Mowalola: In the realm of womenswear, Central Saint Martins graduate Mowalola Ogunlesi stands in a league of her own. With the debut of her first collection in 2017, she continues to push herself to create exploratory and vibrant collections that speak to her innermost obsessions. Whether that be graphic logo shirts or leather separates that feature an exposed detail, Mowalola’s creations are kaleidoscopic and also subversive.

Nuba: Shortly after Cameron Williams graduated from Central Saint Martins in 2020 he launched his menswear label Nuba. The line uniquely pulls from Williams and his co-creative director Jebi Labembika’s ideals of what elegance means from their vantage point. With that driving notion, the duo constantly is seeking to reveal tailored garments that speak to their Afro-Caribbean and West African roots.

Off-White: Initially founded in 2013 by the late designer Virgil Abloh, Off-White as a label has always been a space where youth culture and high-fashion connect. Streetwear received an injection of energy when the Milan-based brand launched years ago. Since its creation, Off-White has become synonymous with the rise of streetwear. Its logo-heavy staples have normalized the use of logos on countless objects, not just ready-to-wear pieces. Luxury fashion boundaries are always pushed with each collection from Off-White.

Stanley Raffington: The UK-based designer is a product of Central Saint Martins’s lineage of greats. Raffington explores technical design through the lens of color, often pulling inspiration from his Jamaican roots with Rastafarian motifs like black, red, and yellow crochet pieces. Raffington’s use of 3D printing embraces the new wave of tech entering the fashion space. His inaugural collection post-graduation in 2022—a fashion show with appearances from FKA Twigs and Madonna during the Spring/Summer 2023 season—created buzz. With laser-cut techniques on knitwear and leather as well as 3D-printed accessories, his debut collection appealed to the eye with optical illusions.

Seventh: At just 18 years old, designer and founder Bukki Ojo swiftly transitioned from Topshop employee to a Topshop brand right out of high school. Mainly focusing on editing vintage, she pursued a master’s degree in fashion entrepreneurship and innovation to build her business savvy. After five years of owning a vintage shop, she was ready to try something new. In 2019, Seventh was born as an experiment-turned-success, streamlining the silhouettes she had been sourcing five years prior. Clean lines and minimal aesthetics are amplified as the brand’s throughline, garnering a cult following.

Spencer Badu: Canadian-Ghanaian designer Spencer Badu has been rising in the ranks of go-to designers. Launched in 2015, his namesake brand has fans like rapper Kendrick Lamar. Badu’s design codes lie in his heritage and the restructuring of traditional uniforms. With functionality and minimalism as the main focus, the brand offers a new way of thinking about uniformity. With his West African roots, his designs highlight community and its importance through his innovations. These pieces are designed basics with surprise elements, producing a unique perspective.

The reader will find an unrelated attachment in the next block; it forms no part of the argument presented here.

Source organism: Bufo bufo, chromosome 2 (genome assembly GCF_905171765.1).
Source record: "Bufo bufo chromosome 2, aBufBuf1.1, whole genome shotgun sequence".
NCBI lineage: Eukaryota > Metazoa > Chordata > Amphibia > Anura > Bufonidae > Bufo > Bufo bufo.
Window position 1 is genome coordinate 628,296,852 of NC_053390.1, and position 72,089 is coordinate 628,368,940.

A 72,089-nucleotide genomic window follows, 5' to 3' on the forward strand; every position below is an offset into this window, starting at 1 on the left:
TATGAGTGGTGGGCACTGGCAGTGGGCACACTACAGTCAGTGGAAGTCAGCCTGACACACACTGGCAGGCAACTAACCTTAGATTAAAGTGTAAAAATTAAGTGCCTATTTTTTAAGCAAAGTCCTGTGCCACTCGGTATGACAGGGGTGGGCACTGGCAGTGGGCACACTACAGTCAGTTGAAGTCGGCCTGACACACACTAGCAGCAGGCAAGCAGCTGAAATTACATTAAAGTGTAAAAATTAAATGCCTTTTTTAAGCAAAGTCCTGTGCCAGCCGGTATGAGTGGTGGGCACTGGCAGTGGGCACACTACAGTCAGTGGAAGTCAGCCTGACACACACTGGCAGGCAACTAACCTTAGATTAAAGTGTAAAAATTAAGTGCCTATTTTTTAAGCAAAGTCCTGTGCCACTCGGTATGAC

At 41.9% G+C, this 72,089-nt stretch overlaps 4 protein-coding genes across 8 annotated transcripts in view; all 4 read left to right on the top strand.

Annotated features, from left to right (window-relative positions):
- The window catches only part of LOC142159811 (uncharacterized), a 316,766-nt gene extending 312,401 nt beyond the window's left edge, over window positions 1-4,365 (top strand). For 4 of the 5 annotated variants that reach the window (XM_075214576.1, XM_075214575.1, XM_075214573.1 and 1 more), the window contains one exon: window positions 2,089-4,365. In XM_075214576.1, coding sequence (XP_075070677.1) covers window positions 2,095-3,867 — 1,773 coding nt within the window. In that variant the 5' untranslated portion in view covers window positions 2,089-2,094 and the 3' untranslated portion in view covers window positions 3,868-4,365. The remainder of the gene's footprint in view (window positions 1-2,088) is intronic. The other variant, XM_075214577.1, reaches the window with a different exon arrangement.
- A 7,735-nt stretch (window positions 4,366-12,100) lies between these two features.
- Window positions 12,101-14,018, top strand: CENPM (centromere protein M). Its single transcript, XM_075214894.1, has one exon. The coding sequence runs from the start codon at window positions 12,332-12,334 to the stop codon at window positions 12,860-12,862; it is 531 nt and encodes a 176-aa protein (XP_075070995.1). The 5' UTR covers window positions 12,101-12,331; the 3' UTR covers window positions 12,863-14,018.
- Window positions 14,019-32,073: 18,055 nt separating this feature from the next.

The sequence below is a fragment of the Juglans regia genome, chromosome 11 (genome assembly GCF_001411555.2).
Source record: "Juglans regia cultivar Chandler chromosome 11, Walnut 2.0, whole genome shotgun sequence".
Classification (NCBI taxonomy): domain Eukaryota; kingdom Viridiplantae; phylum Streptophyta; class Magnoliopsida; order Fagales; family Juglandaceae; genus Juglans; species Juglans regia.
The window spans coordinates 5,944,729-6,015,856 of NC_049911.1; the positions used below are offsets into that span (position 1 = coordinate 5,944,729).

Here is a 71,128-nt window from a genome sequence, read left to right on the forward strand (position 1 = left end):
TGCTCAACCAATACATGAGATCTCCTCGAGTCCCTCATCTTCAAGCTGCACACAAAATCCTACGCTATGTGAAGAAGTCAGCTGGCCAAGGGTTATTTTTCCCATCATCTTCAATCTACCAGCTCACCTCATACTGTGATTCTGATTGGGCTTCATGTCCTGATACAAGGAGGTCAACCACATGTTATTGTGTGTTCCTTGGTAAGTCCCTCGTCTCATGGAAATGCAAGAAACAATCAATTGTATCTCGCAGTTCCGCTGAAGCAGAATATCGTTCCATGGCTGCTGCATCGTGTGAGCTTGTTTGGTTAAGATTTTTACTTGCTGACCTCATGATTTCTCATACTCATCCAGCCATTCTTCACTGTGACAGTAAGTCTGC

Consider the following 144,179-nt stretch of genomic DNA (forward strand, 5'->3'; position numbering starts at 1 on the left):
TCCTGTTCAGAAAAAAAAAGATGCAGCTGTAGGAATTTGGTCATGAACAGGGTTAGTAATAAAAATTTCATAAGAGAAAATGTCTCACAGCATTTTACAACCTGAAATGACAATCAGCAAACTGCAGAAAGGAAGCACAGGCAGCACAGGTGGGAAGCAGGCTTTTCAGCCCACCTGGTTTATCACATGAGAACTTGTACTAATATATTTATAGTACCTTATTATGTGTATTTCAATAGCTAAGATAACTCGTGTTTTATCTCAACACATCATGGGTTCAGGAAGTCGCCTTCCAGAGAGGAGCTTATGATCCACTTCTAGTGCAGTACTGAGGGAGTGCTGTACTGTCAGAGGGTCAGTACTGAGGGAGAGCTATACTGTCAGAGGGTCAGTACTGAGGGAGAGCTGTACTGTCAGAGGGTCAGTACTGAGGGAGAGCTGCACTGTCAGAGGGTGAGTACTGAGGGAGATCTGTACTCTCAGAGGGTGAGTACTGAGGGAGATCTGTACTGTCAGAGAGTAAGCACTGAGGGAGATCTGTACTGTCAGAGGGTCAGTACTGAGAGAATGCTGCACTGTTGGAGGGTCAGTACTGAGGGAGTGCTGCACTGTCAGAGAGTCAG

Theophilio: Jamaican-born and raised, Edvin Thompson is a force to be reckoned with. After founding his brand in 2016, he’s gone on to become a star in the fashion industry. In 2021, his T-shirts, made in collaboration with Black Fashion Fair (BFF), created an opportunity to immortalize loved ones with custom family portraits printed on them. The CFDA American Emerging Designer of the Year’s debut runway show was a nod to his deep-rooted love for his heritage. Jamaica was Thompson’s first introduction to fashion, with neighboring Jamaicans walking by in their best dress looks, and his designs often reflect those memories. With a cult following of his own who sport the “I love Theophilo” tanks and tees, Theophilio’s glamorous approach to fashion design is only going further.

Wales Bonner: The eponymous brand—named after designer Grace Wales Bonner—has grown exponentially in the last few years. Launched in 2014, Wales Bonner has amassed a loyal fan base, especially after the release of the Wales Bonner adidas Originals Sambas. Her collections are birthed out of her love for research and perfect tailoring techniques. She doesn’t create out of excess but rather from a place of intention, which is why her runway collections always have such a cohesive feeling to them. Her latest collection, FW24’s “Dream Study,” was inspired by her time researching for a project at Howard University, and her MoMA show Spirit Movers highlights books that she had researched. Wales Bonner is one of those few brands with true meaning behind the work and the designer is creating something of her own.

Who Decides War: With a cult following that will do just about anything to get into New York Fashion Week, Who Decides War is a streetwear brand like no other. Cofounded by Ev Bravado and Téla D’Amore in 2018, Who Decides War has grown immensely. Recent collections from the two have teetered between the details of craftsmanship and tailoring and head-turning, distressing, and reworking. Raw hems, stacked leathers, patchwork denim, and more have been the throughlines of their design codes. The duo is becoming an “If you know, you know” type of brand with these intricacies that loyal followers appreciate.

YAKU: Coming out of Central Saint Martins, designer Yaku Stapleton’s eponymous brand is connected to his affinity to Afrofuturism. His designs are otherworldly, associated with this fascination with alternate realities. His Central Saint Martins MA fashion show theme was based on his family’s different personalities if they were video game characters. It’s safe to say that Stapleton’s point of view on the world is much more interesting in light of his design codes. The 25-year-old is a rising star as he’s recently won the L’Oréal Pro Prize at his MA runway show, with his fantastical pieces catching the eye of judge Ib Kamara of Dazed and Off-White.